One of the many legends surrounding Tsangyang Gyatso (1683-1706), the sixth Dalai Lama of Tibet, was that he upset the order of the universe by physically being in more than one place at a time—a feat beyond mere mortal humans, at least back in the 18th century. Now, thanks to audio and video recording technologies, we can almost “be” in more than one place at a time. Of course, if you are your music, as so many composers claim, we’ve had them all beat by millennia since our music can theoretically be played without us all over the place at the same time. The same is true for visual artists, playwrights, poets, and novelists, too, I suppose, but music seems to draw us closer into someone’s inner soul. (I’m biased, I know.)
However, in our premiere-driven new music society, it is rare to have such a simultaneity. Even the remarkable road tour of Joan Tower’s Made in America is predominantly a staggered sequence of 65 performances. Imagine how cool it would have been if all 65 orchestras around the country were playing the piece at the same time!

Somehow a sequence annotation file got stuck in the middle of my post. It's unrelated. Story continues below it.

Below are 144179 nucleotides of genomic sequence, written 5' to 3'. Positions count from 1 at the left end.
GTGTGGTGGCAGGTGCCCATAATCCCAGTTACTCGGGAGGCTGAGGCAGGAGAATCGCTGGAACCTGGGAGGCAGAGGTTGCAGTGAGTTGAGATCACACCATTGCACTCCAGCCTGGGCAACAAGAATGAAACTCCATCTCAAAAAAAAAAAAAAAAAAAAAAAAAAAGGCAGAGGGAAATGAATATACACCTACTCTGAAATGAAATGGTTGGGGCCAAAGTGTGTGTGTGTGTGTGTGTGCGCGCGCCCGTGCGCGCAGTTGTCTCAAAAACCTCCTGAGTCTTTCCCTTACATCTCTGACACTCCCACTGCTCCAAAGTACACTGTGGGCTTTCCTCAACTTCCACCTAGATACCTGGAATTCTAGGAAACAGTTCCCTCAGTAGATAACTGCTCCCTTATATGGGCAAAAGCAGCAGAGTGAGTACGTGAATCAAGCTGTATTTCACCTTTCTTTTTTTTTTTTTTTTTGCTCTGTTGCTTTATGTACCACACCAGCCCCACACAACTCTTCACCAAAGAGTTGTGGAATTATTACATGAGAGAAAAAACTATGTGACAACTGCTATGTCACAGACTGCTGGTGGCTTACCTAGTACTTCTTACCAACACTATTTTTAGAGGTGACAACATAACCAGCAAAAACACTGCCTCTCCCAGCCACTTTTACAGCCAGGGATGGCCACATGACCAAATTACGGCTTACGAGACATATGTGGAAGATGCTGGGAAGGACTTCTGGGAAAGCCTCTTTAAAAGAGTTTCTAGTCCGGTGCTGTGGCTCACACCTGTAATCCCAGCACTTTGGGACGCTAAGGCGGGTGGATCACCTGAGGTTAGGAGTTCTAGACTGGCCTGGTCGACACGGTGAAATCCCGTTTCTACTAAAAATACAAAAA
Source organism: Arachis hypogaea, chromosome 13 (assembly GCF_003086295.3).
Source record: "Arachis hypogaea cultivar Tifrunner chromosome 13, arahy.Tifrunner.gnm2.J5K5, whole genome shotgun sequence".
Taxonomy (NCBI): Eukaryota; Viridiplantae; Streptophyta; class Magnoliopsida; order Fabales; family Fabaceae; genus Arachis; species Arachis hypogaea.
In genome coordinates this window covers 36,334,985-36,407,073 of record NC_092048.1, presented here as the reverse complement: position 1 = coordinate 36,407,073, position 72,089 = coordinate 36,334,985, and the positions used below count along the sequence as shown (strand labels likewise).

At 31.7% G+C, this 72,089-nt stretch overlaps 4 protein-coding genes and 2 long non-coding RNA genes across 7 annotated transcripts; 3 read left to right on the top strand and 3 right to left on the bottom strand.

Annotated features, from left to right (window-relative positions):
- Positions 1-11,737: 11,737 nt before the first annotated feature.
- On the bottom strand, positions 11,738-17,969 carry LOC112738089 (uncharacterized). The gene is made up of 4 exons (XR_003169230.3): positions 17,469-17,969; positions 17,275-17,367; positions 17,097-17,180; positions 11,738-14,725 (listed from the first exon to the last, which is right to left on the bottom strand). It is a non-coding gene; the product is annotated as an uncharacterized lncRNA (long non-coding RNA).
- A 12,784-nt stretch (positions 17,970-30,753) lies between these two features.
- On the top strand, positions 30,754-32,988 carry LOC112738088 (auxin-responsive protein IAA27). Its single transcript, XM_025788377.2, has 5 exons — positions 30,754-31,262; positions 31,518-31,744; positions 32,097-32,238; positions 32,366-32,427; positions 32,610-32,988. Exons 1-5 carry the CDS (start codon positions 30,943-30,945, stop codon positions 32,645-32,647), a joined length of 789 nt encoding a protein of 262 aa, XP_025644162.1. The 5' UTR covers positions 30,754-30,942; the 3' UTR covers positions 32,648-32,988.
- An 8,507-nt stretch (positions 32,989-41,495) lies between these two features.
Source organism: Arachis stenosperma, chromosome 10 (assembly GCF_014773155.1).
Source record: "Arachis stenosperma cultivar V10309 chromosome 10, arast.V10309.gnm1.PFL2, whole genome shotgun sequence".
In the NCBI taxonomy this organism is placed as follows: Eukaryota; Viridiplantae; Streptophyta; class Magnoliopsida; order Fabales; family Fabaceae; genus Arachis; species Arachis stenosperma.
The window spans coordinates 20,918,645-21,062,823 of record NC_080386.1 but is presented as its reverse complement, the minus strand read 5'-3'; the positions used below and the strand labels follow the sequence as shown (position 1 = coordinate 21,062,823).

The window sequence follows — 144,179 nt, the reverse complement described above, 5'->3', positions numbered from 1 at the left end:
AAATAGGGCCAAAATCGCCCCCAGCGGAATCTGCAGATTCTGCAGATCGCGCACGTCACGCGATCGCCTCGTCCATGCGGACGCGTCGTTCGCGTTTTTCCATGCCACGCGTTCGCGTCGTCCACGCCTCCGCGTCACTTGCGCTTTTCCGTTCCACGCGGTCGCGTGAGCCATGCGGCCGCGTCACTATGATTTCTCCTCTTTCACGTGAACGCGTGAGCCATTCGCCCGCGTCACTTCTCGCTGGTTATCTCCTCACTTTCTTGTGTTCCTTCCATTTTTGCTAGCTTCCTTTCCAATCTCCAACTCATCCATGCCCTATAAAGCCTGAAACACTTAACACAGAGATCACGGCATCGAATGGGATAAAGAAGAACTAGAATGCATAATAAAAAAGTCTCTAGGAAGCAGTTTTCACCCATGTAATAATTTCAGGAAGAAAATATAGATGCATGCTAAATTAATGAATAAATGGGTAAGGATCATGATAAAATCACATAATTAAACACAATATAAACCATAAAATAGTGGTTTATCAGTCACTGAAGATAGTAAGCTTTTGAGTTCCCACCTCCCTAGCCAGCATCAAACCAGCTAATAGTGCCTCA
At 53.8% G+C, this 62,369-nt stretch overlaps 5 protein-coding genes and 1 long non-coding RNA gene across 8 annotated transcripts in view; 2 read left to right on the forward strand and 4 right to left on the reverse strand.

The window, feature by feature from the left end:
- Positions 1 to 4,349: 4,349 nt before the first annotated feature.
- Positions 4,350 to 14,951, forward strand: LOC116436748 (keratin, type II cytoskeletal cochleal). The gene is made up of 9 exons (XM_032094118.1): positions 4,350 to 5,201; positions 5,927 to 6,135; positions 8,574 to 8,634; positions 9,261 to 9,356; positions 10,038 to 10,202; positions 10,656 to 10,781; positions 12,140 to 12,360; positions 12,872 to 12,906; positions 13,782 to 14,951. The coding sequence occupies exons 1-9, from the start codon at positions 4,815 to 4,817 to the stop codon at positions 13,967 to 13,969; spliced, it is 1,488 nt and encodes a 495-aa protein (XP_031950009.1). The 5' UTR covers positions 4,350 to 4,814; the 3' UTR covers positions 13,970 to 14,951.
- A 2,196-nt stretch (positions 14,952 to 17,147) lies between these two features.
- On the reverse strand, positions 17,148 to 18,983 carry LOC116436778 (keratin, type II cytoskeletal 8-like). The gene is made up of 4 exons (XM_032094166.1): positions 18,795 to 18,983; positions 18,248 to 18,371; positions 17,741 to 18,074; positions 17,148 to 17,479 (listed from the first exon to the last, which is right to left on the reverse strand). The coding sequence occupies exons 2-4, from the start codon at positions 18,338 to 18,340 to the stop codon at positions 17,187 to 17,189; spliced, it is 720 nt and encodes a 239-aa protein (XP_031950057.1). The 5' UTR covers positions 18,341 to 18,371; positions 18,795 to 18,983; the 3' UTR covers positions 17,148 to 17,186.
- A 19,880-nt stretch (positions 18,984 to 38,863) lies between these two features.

While it’s not quite as monumental as that, something similar is happening this week for Elliott Carter. On Thursday night, the Boston Symphony Orchestra will give the world premiere performance of Carter’s Three Occasions. That same night, the Chicago Symphony Orchestra will give the world premiere of Carter’s Soundings. It’s very possible that both pieces will be played at exactly the same time. Chicago and Boston are in two different time zones an hour apart, but Chicago’s program opens with the Carter and Boston plays their Carter at the beginning of the second half of the program.
Now, if you were Carter, what would you do? Which performance would you go to? Luckily, both orchestras are playing these works more than once. As I write this, Carter is at Penn Station headed for Boston to attend the premiere there. (Don’t ask me how I know these things!) The next morning, he boards a plane to attend the second and third performances in Chicago.
Our music has the power to be several places at once, but it’s only events like this that drive the point home. In an era when everyone is prognosticating the end of notated music and argues persuasively for the hegemony of notated and non-notated approaches, events like this celebrate what makes notated music so unique. Carter can’t be in Boston and Chicago at once, but his music can. And while perhaps this may not win over any more journalists who deal in headline news or pro-sports, they’ve got to admit that not even Bernie Williams can simultaneously hit a home run in Fenway and Wrigley Field.